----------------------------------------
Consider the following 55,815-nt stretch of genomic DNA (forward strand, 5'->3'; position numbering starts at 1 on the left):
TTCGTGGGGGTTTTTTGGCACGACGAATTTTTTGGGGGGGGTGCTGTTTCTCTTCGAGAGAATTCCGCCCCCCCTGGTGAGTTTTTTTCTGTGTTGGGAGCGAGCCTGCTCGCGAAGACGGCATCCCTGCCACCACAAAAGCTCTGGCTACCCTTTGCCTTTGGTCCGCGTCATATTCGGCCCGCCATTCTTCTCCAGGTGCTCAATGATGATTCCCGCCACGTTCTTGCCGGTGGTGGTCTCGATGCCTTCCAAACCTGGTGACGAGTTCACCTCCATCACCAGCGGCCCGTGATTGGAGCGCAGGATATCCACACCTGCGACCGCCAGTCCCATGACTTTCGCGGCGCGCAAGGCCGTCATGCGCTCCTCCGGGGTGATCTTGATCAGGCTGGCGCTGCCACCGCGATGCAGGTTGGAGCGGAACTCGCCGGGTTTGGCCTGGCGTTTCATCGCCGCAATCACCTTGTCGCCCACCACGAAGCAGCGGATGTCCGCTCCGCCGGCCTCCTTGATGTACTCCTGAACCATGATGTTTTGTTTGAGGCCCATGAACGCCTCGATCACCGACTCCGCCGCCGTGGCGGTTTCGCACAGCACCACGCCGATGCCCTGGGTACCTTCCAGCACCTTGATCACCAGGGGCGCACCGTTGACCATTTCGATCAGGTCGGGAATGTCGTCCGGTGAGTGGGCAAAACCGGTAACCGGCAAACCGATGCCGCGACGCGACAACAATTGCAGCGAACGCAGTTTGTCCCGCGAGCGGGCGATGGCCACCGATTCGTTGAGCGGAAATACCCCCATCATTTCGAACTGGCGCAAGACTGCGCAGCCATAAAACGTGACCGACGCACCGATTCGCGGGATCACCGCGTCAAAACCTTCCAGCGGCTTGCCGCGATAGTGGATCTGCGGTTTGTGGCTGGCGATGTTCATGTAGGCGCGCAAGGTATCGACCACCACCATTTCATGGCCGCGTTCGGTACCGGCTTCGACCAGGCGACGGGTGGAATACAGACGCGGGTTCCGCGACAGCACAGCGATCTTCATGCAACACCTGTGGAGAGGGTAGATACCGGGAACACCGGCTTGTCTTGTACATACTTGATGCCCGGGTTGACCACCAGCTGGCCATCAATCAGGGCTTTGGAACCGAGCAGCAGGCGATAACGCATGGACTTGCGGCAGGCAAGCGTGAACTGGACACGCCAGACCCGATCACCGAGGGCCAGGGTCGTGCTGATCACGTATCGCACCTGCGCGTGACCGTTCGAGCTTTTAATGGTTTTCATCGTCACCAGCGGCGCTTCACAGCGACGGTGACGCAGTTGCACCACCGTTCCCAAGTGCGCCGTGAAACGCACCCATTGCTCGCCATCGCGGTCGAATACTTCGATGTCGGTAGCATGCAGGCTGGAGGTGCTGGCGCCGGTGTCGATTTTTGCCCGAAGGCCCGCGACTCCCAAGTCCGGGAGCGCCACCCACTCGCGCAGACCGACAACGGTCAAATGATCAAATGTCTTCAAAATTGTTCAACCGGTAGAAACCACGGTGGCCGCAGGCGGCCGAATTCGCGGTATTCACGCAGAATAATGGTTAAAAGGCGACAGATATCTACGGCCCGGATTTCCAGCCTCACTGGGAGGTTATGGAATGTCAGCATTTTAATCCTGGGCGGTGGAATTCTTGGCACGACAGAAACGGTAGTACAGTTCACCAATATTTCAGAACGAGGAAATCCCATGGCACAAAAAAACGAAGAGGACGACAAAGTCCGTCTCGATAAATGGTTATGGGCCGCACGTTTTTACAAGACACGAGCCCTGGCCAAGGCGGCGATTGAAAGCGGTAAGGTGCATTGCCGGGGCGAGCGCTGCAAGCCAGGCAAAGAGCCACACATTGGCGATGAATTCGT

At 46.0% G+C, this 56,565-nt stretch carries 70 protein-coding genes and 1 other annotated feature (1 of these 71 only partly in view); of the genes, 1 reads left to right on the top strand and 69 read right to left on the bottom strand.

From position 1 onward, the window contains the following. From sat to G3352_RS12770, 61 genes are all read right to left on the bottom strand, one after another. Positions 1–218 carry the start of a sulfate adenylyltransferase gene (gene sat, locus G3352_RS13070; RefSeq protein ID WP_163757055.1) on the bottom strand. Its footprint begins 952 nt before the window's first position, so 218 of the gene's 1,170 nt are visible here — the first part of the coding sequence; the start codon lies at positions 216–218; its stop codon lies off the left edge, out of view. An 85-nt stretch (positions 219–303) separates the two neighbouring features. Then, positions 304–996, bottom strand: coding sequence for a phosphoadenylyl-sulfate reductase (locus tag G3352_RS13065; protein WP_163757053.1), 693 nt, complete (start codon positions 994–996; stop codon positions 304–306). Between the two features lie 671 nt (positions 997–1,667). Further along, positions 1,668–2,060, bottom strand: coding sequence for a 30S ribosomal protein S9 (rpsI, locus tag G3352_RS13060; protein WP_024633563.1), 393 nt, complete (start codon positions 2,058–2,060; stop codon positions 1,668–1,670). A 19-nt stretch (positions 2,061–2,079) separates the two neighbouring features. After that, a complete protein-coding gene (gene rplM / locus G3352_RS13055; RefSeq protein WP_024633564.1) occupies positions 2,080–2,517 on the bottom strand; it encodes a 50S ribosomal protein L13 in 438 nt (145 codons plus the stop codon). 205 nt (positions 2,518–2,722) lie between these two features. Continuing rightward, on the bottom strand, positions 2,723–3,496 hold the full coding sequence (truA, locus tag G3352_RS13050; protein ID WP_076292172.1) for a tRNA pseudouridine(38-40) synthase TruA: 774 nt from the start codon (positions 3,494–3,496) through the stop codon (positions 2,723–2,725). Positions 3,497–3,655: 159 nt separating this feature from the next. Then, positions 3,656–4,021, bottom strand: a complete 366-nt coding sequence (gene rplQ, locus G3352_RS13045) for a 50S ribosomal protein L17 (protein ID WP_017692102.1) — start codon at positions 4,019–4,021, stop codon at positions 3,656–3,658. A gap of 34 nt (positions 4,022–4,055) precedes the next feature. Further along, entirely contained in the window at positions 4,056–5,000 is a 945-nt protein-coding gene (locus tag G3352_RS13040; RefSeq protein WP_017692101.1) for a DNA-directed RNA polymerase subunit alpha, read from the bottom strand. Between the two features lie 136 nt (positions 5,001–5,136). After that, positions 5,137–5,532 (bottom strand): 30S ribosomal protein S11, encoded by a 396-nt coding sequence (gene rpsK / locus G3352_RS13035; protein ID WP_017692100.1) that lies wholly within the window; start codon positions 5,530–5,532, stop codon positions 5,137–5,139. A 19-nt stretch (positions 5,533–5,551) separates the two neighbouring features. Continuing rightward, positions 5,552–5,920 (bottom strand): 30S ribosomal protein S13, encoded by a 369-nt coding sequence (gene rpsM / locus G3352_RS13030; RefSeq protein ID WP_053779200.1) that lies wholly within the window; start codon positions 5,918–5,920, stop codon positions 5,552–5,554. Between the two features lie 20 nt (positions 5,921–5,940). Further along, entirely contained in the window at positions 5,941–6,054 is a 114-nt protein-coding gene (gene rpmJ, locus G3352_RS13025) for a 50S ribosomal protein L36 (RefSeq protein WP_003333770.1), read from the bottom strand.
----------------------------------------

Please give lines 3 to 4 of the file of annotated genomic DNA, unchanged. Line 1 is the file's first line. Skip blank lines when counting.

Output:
At 46.0% G+C, this 56,565-nt stretch carries 70 protein-coding genes and 1 other annotated feature (1 of these 71 only partly in view); of the genes, 1 reads left to right on the top strand and 69 read right to left on the bottom strand.

From position 1 onward, the window contains the following. From sat to G3352_RS12770, 61 genes are all read right to left on the bottom strand, one after another. Positions 1–218 carry the start of a sulfate adenylyltransferase gene (gene sat, locus G3352_RS13070; RefSeq protein ID WP_163757055.1) on the bottom strand. Its footprint begins 952 nt before the window's first position, so 218 of the gene's 1,170 nt are visible here — the first part of the coding sequence; the start codon lies at positions 216–218; its stop codon lies off the left edge, out of view. An 85-nt stretch (positions 219–303) separates the two neighbouring features. Then, positions 304–996, bottom strand: coding sequence for a phosphoadenylyl-sulfate reductase (locus tag G3352_RS13065; protein WP_163757053.1), 693 nt, complete (start codon positions 994–996; stop codon positions 304–306). Between the two features lie 671 nt (positions 997–1,667). Further along, positions 1,668–2,060, bottom strand: coding sequence for a 30S ribosomal protein S9 (rpsI, locus tag G3352_RS13060; protein WP_024633563.1), 393 nt, complete (start codon positions 2,058–2,060; stop codon positions 1,668–1,670). A 19-nt stretch (positions 2,061–2,079) separates the two neighbouring features. After that, a complete protein-coding gene (gene rplM / locus G3352_RS13055; RefSeq protein WP_024633564.1) occupies positions 2,080–2,517 on the bottom strand; it encodes a 50S ribosomal protein L13 in 438 nt (145 codons plus the stop codon). 205 nt (positions 2,518–2,722) lie between these two features. Continuing rightward, on the bottom strand, positions 2,723–3,496 hold the full coding sequence (truA, locus tag G3352_RS13050; protein ID WP_076292172.1) for a tRNA pseudouridine(38-40) synthase TruA: 774 nt from the start codon (positions 3,494–3,496) through the stop codon (positions 2,723–2,725). Positions 3,497–3,655: 159 nt separating this feature from the next. Then, positions 3,656–4,021, bottom strand: a complete 366-nt coding sequence (gene rplQ, locus G3352_RS13045) for a 50S ribosomal protein L17 (protein ID WP_017692102.1) — start codon at positions 4,019–4,021, stop codon at positions 3,656–3,658. A gap of 34 nt (positions 4,022–4,055) precedes the next feature. Further along, entirely contained in the window at positions 4,056–5,000 is a 945-nt protein-coding gene (locus tag G3352_RS13040; RefSeq protein WP_017692101.1) for a DNA-directed RNA polymerase subunit alpha, read from the bottom strand. Between the two features lie 136 nt (positions 5,001–5,136). After that, positions 5,137–5,532 (bottom strand): 30S ribosomal protein S11, encoded by a 396-nt coding sequence (gene rpsK / locus G3352_RS13035; protein ID WP_017692100.1) that lies wholly within the window; start codon positions 5,530–5,532, stop codon positions 5,137–5,139. A 19-nt stretch (positions 5,533–5,551) separates the two neighbouring features. Continuing rightward, positions 5,552–5,920 (bottom strand): 30S ribosomal protein S13, encoded by a 369-nt coding sequence (gene rpsM / locus G3352_RS13030; RefSeq protein ID WP_053779200.1) that lies wholly within the window; start codon positions 5,918–5,920, stop codon positions 5,552–5,554. Between the two features lie 20 nt (positions 5,921–5,940). Further along, entirely contained in the window at positions 5,941–6,054 is a 114-nt protein-coding gene (gene rpmJ, locus G3352_RS13025) for a 50S ribosomal protein L36 (RefSeq protein WP_003333770.1), read from the bottom strand.